So for example, bring out the brush, then immediately give him his meal.
Bring out the brush, then go for a walk.
Bring out the brush, then just sit it down and play with his favorite toy.
If you start doing this regularly, he'll begin to associate the brush with good things.
From there, you can work on getting him to like being brushed. Watch this video
--see how she reaches for the dog, but doesn't pet him, then clicks and rewards? You can do the very same thing, but with a brush instead. Reach towards him with the brush, click and reward. Work your way up until you can touch him with the brush, then maybe stroke him once with the brush, then more and more until you can brush him all over.
Do you have some kind of table or something elevated you can put him on once he is not aggressive with being brushed? This could be helpful too, as the groomers will most likely not be sitting in the floor or in a chair to groom him. If he has mats, do not do not do NOT wash him. Water will make these mats tighter, and soap/dirt/dander can get trapped in them and irritate his skin.
Be picky when choosing a groomer. If he's that difficult(as I assume he is if his last groomer refused to see him again), specifically ask for an experienced, patient groomer, and ask about the SLOWEST
day and time for an appointment. This way, the groomer will not be rushed to finish him or other dogs and can take their time. Let them know that you are working with him, and explain what you've been doing in detail so they can also incorporate these methods if need be.
When you find a salon you are happy with, try taking him their randomly, not for grooming. Go to the salon, but maybe just play with him or even brush him once he's advanced enough to tolerate grooming willingly at home with no aggression. (At the salon, he will probably regress--this is an unhappy place for him, so brushing at home is not as pleasing as brushing there. You'll probably have to go back a few steps.) What do the groomers wear? Smocks? Scrubs? I did have some dogs that were actually much better behaved if my smock wasn't on. The connection wasn't completely with grooming, but more so with the evil smock-wearers. Without the smock, I just looked like a potential friend in normal clothes...not the mean person who caused them pain. If he does have a negative association with smock/scrub wearers, or whatever else they might wear, you might get one for yourself and wear it for walks, feeding, play, etc as described before.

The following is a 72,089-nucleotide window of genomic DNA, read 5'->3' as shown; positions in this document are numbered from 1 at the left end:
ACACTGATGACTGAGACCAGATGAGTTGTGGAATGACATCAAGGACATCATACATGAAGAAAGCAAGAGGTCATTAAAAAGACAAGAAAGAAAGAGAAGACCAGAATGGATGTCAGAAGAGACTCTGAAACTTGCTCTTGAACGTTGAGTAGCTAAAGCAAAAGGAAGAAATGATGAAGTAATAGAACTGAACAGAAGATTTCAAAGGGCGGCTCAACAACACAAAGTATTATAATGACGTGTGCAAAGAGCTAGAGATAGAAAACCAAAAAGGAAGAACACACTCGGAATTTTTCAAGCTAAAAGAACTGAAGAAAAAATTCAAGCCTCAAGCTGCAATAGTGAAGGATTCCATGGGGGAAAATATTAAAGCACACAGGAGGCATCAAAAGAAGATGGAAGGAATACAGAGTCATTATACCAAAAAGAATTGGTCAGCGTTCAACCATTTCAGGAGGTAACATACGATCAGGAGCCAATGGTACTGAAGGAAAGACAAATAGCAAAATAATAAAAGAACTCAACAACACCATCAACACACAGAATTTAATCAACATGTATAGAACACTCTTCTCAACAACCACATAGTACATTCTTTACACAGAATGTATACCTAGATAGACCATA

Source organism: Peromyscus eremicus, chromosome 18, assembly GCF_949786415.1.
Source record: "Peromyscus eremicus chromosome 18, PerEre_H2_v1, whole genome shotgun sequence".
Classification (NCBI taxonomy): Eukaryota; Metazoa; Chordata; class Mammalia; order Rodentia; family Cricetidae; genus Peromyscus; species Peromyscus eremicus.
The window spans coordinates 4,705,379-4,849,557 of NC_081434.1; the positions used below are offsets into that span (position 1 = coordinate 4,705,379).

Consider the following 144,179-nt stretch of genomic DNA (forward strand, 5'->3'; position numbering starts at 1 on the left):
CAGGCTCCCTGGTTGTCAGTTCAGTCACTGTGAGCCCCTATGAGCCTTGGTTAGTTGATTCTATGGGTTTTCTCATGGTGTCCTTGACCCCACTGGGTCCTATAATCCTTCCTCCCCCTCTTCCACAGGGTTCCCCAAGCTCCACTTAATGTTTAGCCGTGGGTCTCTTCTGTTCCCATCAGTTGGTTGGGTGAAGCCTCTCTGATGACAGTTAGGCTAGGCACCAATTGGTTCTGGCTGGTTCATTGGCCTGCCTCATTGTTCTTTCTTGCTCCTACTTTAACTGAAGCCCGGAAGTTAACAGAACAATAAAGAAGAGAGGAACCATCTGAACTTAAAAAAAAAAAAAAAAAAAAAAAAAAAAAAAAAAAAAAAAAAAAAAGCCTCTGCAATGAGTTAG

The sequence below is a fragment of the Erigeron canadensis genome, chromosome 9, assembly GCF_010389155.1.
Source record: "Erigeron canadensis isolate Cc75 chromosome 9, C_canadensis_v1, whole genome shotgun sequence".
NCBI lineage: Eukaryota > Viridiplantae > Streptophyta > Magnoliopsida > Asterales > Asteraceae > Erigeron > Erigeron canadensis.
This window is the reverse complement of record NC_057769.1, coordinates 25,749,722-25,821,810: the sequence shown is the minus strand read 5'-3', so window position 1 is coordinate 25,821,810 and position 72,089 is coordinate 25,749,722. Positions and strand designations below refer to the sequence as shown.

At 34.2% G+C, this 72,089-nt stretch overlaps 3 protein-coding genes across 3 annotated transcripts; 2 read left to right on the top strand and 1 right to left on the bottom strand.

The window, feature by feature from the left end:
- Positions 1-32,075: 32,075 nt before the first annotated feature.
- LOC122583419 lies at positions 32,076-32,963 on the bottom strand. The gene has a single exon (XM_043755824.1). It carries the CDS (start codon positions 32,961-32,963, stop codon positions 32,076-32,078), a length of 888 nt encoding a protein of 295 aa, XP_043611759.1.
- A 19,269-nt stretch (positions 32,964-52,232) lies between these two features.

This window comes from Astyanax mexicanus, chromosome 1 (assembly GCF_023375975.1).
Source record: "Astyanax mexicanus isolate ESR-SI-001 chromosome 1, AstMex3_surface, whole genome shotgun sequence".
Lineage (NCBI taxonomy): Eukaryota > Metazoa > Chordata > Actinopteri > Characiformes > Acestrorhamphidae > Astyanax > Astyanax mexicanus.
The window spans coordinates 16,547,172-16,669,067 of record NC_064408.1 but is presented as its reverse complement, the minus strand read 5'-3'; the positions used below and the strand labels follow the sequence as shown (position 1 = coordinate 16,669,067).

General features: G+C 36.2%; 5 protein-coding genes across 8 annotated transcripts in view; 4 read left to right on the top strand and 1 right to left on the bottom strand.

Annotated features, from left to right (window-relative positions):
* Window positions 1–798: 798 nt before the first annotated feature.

Hope this is helpful. Also, understand that good groomers never intend to hurt a dog when trying to brush out a mat. Mats hurt, period, regardless of how you brush them out. So the best way to avoid that is to brush often enough to not have mats in the first place. Once your new groomer shaves them out, get to work on a regular brushing schedule. And brush everywhere
so you are sure you're doing everything you can to avoid mats. (With really long haired dogs, mats can form easily behind the ears, in the armpits, on the face, belly, hindquarters......but they can form anywhere if not brushed enough.)
Hope this helps!!! Good luck, be patient, and be careful.
Hamlet is fortunate to have someone like you to take care of his grooming issues!